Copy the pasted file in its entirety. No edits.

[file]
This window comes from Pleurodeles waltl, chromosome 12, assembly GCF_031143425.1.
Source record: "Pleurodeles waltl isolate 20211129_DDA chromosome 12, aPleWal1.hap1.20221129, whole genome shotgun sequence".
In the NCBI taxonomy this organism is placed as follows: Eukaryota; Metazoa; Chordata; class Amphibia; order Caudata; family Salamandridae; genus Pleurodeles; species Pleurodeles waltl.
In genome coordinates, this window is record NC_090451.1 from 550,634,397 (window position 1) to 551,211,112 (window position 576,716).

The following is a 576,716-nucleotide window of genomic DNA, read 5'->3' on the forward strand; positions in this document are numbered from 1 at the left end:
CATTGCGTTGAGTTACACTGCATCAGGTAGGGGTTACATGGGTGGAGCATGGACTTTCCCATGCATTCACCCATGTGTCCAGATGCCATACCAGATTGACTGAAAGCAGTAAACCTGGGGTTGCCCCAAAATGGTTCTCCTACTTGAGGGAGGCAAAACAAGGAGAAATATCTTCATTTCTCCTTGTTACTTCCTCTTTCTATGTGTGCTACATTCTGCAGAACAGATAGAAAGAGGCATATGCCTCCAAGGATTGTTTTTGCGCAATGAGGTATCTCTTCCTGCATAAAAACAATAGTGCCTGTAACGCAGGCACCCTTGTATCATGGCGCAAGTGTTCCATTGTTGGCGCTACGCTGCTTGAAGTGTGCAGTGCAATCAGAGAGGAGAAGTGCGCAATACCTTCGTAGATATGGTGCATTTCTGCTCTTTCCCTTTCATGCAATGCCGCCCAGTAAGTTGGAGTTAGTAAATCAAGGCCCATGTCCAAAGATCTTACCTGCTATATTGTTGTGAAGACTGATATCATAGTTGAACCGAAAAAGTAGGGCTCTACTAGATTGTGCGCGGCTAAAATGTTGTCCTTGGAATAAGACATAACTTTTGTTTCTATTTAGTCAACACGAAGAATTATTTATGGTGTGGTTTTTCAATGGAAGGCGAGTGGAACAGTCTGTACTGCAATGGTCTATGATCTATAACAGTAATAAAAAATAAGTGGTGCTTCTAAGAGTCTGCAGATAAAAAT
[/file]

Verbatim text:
This window comes from Pleurodeles waltl, chromosome 12, assembly GCF_031143425.1.
Source record: "Pleurodeles waltl isolate 20211129_DDA chromosome 12, aPleWal1.hap1.20221129, whole genome shotgun sequence".
In the NCBI taxonomy this organism is placed as follows: Eukaryota; Metazoa; Chordata; class Amphibia; order Caudata; family Salamandridae; genus Pleurodeles; species Pleurodeles waltl.
In genome coordinates, this window is record NC_090451.1 from 550,634,397 (window position 1) to 551,211,112 (window position 576,716).

The following is a 576,716-nucleotide window of genomic DNA, read 5'->3' on the forward strand; positions in this document are numbered from 1 at the left end:
CATTGCGTTGAGTTACACTGCATCAGGTAGGGGTTACATGGGTGGAGCATGGACTTTCCCATGCATTCACCCATGTGTCCAGATGCCATACCAGATTGACTGAAAGCAGTAAACCTGGGGTTGCCCCAAAATGGTTCTCCTACTTGAGGGAGGCAAAACAAGGAGAAATATCTTCATTTCTCCTTGTTACTTCCTCTTTCTATGTGTGCTACATTCTGCAGAACAGATAGAAAGAGGCATATGCCTCCAAGGATTGTTTTTGCGCAATGAGGTATCTCTTCCTGCATAAAAACAATAGTGCCTGTAACGCAGGCACCCTTGTATCATGGCGCAAGTGTTCCATTGTTGGCGCTACGCTGCTTGAAGTGTGCAGTGCAATCAGAGAGGAGAAGTGCGCAATACCTTCGTAGATATGGTGCATTTCTGCTCTTTCCCTTTCATGCAATGCCGCCCAGTAAGTTGGAGTTAGTAAATCAAGGCCCATGTCCAAAGATCTTACCTGCTATATTGTTGTGAAGACTGATATCATAGTTGAACCGAAAAAGTAGGGCTCTACTAGATTGTGCGCGGCTAAAATGTTGTCCTTGGAATAAGACATAACTTTTGTTTCTATTTAGTCAACACGAAGAATTATTTATGGTGTGGTTTTTCAATGGAAGGCGAGTGGAACAGTCTGTACTGCAATGGTCTATGATCTATAACAGTAATAAAAAATAAGTGGTGCTTCTAAGAGTCTGCAGATAAAAAT